While millennials are more likely to get their news from digital sources, when a big story breaks, their TV news viewing spikes, according to a new report from Nielsen.
Nielsen calls millennials the most coveted consumer demographic from a marketer engagement perspective, yet are the most stereotyped. To provide a better look at their media habits and attitudes, Nielsen has created special studies of this group that marketers are so eager to reach.
In its second millennials on millennials report, Nielsen found that digital news reaches 88% of millennials--those ages 21 to 37--per month. That’s a larger percentage than the 80% of people 38 and older reached by digital news.
NIelsen’s definition of digital news does not include social media.
National TV news reaches 90% of those 38-plus viewers, but only two-thirds of millennials.
When news breaks and for big events, such as the 2016 Presidential Election and the Inauguration, millennials continue to look toward digital news, but also tune into TV for supplemental information, Nielsen said.
Millennials do not spend nearly as much time consuming news as their older cohorts. Adults older than 38 on average consumed 30,103 minutes of news per year, compared to 8,766 minutes for millennials.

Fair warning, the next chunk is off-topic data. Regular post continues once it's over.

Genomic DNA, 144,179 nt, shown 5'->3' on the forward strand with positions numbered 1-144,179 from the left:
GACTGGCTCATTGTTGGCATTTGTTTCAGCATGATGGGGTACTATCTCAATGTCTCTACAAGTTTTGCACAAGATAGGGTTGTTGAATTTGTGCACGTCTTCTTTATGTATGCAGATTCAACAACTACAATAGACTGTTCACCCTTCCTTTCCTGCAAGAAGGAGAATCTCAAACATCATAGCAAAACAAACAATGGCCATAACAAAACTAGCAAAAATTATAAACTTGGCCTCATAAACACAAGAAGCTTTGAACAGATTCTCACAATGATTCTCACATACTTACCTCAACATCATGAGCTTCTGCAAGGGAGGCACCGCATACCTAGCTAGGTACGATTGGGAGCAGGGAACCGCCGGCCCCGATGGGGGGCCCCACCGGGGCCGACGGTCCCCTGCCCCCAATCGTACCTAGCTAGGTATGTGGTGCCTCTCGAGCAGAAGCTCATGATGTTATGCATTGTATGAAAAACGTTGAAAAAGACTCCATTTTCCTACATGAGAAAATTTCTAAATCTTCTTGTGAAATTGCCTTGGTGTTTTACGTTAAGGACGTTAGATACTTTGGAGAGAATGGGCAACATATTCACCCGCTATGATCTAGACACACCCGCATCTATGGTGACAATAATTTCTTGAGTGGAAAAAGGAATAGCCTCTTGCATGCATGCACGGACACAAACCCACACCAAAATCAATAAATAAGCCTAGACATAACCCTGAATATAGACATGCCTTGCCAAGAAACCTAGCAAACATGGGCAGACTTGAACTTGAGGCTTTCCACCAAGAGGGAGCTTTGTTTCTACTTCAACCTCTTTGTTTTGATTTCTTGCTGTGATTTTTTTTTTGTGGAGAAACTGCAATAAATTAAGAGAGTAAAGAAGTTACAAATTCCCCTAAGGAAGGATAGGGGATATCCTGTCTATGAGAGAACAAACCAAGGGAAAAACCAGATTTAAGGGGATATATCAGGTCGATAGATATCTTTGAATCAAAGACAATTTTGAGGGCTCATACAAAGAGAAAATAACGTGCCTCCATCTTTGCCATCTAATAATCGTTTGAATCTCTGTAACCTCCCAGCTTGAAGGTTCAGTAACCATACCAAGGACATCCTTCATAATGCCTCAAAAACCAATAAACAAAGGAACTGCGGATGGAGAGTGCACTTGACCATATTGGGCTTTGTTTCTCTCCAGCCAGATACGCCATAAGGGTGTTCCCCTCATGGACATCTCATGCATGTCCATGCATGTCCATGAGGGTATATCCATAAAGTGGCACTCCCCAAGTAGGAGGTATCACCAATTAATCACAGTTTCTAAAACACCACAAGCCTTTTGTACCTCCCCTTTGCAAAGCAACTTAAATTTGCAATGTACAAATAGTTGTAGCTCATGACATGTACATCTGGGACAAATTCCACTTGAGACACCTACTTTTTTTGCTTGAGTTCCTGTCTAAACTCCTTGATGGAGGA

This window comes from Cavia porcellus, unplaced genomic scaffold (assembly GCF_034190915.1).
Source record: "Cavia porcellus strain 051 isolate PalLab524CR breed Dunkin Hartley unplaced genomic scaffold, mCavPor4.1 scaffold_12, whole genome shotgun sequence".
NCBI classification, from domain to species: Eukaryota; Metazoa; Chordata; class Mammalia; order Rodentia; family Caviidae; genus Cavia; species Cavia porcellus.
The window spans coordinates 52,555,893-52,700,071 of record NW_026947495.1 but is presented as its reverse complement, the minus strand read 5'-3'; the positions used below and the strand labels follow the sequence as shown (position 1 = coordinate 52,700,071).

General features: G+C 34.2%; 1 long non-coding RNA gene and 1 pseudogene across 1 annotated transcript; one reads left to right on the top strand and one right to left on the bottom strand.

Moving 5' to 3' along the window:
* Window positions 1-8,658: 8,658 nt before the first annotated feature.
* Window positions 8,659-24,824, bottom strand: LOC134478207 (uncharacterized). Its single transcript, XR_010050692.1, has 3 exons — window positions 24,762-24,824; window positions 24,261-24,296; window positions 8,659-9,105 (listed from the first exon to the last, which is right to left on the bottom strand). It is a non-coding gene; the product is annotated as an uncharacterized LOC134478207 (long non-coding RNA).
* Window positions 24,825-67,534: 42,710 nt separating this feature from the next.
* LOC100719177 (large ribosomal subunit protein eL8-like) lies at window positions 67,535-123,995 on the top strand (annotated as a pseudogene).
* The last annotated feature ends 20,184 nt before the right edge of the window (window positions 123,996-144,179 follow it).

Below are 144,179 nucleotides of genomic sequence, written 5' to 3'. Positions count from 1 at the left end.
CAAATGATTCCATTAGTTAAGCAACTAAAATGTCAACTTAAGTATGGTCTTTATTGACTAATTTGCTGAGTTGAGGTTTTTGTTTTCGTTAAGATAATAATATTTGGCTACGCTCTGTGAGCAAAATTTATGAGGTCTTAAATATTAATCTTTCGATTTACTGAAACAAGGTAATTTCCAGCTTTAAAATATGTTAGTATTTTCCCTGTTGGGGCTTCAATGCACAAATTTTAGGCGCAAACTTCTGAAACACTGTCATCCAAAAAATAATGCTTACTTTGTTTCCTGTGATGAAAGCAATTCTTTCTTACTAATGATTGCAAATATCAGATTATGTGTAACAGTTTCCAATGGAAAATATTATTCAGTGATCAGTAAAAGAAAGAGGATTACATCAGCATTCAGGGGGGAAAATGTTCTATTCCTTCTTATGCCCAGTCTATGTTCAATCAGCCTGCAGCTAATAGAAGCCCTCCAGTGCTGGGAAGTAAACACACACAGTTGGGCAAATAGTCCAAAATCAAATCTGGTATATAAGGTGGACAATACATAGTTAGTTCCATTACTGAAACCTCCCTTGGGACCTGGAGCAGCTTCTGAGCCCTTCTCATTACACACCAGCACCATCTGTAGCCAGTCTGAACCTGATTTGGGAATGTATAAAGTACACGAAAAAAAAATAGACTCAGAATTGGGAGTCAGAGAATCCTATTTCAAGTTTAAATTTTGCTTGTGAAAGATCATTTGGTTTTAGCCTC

The majority of millennials get their news from both TV and digital sources. However 36% get news only from digital sources, which 8% get their news from TV alone. That’s very different from older adults, with 72% getting news from digital and TV, 9% from digital only and 18% from just TV.
During big events, such as the Presidential Inauguration, the reach of TV news among millennials nearly doubled its normal levels and the reach of digital news. However millennials were still significantly more likely to rely solely on digital news than their older counterparts, the report said.
The report is put together by Nielsen staffers in the millennial demographic based on Nielsen data sets, including its first quarter Total Audience Report. That data has been supplemented by a custom survey.
In an online test by Nielsen’s Media Lab, millennials said they find digital news trustworthy and credible. The media lab also found that millennials feel they learn about the news on late night shows, more so than older viewers.
Jon has been business editor of Broadcasting+Cable since 2010. He focuses on revenue-generating activities, including advertising and distribution, as well as executive intrigue and merger and acquisition activity. Just about any story is fair game, if a dollar sign can make its way into the article. Before B+C, Jon covered the industry for TVWeek, Cable World, Electronic Media, Advertising Age and The New York Post. A native New Yorker, Jon is hiding in plain sight in the suburbs of Chicago.
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